Witnessing the Self
May 18, 2023 § 2 Comments
By Joanna Penn Cooper
Faith is found here, not in a destiny raiding and parceling out knowledge and the earth, but in a people who, person by person, believes itself. Do you accept your own gestures and symbols? Do you believe what you yourself say? When you act, do you believe what you are doing?–Muriel Rukeyser, The Life of Poetry
How might writing memoir and personal essay help us as we claim our role as observers and shapers of our own lives? On a simple level, when I think about writing that I personally love, I notice a common thread of writers who are living the questions—inhabiting life’s inexplicable, wondrous, even perplexing moments with an openness that lets readers in and asks them to inhabit those questions for themselves. What are we doing as writers and as lovers of writing, if not standing in the middle of our lives wondering at it all?
I believe that every writer needs permission to find his or her own observations worthwhile, and also that this granting of permission to ourselves to nurture our own creative sparks is vitally important. We get forms of that permission from mentors and from authors we love, but ultimately we must grant it to ourselves. In her amazing 1948 work The Life of Poetry, Muriel Rukeyser wrote, “Facing and communicating, that will be our life, in the world and in poetry. Are we to teach this? All we can show to people is themselves; show them what passion they possess, and we will have come to the poetry. This is the knowledge of communication, and it is the fear of it which has cut us down.”
Practice observing the world around you and believing that your observations are worthwhile. Allow the stillness necessary for a deep sort of noticing of your own desires and impulses. Believe your own words and gestures.
In teaching online writing courses in flash memoir and lyric essay, I have realized that I want to remind my students, mostly women somewhere in the middle of their lives, that it’s ok to follow their own interest and observations and threads of thought throughout the day, to witness the world and its textures, as well as the textures of their own minds, that this is the life of the artist, of the person striving to be awake in her life. I realize that this has been my project of the last several years—to claim one’s noticing and in this way work to be more human, and—as a middle-aged woman and single mother— I wonder how this works for women, specifically. How we need to give ourselves and each other permission to notice and celebrate our delights and also to notice and pay homage to our griefs, both. How they are part of one larger cloth of our lives, of all our lives.
Asking ourselves what feels most urgent in our life narratives and the narratives of our communities is a way to hit rich veins of material. Find the urgency and follow that. This interest in your own mind, your own perception of the world doesn’t have to be a heavy, serious thing. You could think of yourself as Harriet the Spy with her notebook or as anthropologist of your own local society. You could see yourself, as Shirley Jackson did, as always writing, whether the people around you realize it or not:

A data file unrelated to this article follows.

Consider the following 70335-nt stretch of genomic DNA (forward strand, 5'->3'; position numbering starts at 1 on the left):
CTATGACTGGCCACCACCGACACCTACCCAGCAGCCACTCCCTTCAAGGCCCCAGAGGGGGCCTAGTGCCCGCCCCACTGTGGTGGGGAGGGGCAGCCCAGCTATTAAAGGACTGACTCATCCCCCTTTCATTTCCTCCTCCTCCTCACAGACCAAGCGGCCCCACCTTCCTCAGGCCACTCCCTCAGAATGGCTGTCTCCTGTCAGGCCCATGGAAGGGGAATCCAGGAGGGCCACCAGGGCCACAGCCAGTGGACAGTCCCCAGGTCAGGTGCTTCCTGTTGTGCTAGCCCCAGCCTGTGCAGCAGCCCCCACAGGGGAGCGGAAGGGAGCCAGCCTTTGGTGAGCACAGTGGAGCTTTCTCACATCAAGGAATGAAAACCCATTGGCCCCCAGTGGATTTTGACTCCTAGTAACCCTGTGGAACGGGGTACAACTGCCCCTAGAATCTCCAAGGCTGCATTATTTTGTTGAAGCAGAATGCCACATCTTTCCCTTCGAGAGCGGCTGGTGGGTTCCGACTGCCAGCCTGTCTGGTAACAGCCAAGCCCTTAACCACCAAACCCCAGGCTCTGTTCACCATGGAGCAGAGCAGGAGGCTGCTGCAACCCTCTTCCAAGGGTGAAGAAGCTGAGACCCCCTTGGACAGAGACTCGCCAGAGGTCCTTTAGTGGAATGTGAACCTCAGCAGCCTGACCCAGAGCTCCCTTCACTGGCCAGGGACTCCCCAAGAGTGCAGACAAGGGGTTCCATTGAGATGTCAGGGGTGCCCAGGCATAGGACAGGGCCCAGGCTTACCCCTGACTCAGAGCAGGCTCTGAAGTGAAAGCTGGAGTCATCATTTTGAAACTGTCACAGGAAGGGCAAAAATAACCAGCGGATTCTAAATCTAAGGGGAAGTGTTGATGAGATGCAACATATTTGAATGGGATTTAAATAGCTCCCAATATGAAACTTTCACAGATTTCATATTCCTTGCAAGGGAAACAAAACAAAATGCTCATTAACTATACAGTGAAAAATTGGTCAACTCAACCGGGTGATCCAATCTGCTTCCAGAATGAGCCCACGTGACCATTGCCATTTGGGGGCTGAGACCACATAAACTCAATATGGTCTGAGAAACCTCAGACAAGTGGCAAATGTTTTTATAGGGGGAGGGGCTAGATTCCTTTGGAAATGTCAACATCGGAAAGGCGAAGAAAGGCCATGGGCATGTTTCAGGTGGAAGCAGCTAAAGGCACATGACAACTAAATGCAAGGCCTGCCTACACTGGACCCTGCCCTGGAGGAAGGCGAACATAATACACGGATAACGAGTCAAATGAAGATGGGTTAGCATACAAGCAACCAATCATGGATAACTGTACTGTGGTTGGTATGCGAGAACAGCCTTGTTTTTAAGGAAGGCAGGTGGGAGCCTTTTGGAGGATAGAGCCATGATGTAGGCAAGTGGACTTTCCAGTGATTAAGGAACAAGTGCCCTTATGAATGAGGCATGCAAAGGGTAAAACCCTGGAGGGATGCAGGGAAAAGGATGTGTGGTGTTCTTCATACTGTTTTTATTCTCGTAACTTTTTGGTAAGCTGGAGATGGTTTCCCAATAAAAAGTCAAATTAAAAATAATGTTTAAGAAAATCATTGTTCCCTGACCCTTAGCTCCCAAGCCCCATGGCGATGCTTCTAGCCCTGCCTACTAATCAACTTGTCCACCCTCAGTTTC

I cannot find any patience for those people who believe that you start writing when you sit down at your desk and pick up your pen and finish writing when you put down your pen again; a writer is always writing, seeing everything through a thin mist of words, fitting swift little descriptions to everything he sees, always noticing. Just as I believe that a painter cannot sit down to his morning coffee without noticing what color it is, so a writer cannot see an odd little gesture without putting a verbal description to it, and ought never to let a moment go by undescribed.
– From Jackson’s lecture “Memory and Delusion,” as collected in Let Me Tell You
Whatever works, really. Whatever delights you and also connects you to that thread of creative exploration that makes you feel alive when you’re doing it. We need more people who feel alive.
Discover your voice and who you are on the page in Finding Your Voice: Flex Who You Are to Enliven Your Prose, a CRAFT TALKS webinar with Joanna Penn Cooper. Wednesday May 24th at 2PM Eastern time (replay available), $25. More info/register now.
Joanna Penn Cooper is the author of The Itinerant Girl’s Guide to Self-Hypnosis, a book of lyrical prose, and the poetry books What Is a Domicile and Crown. Her current project is a memoir in essays about motherhood, origins, and power. Joanna holds a PhD from Temple University. She lives in Durham, North Carolina and teaches at Muse Writing & Creative Support.
[…] Witnessing the Self […]
Love, love, love, both of these parts especially: “…I want to remind my students, mostly women somewhere in the middle of their lives, that it’s ok to follow their own interest and observations and threads of thought throughout the day, to witness the world and its textures, as well as the textures of their own minds, that this is the life of the artist, of the person striving to be awake in her life.” and “Whatever works, really. Whatever delights you and also connects you to that thread of creative exploration that makes you feel alive when you’re doing it. We need more people who feel alive.” Amen to that!✨🌟💖🙏🕊️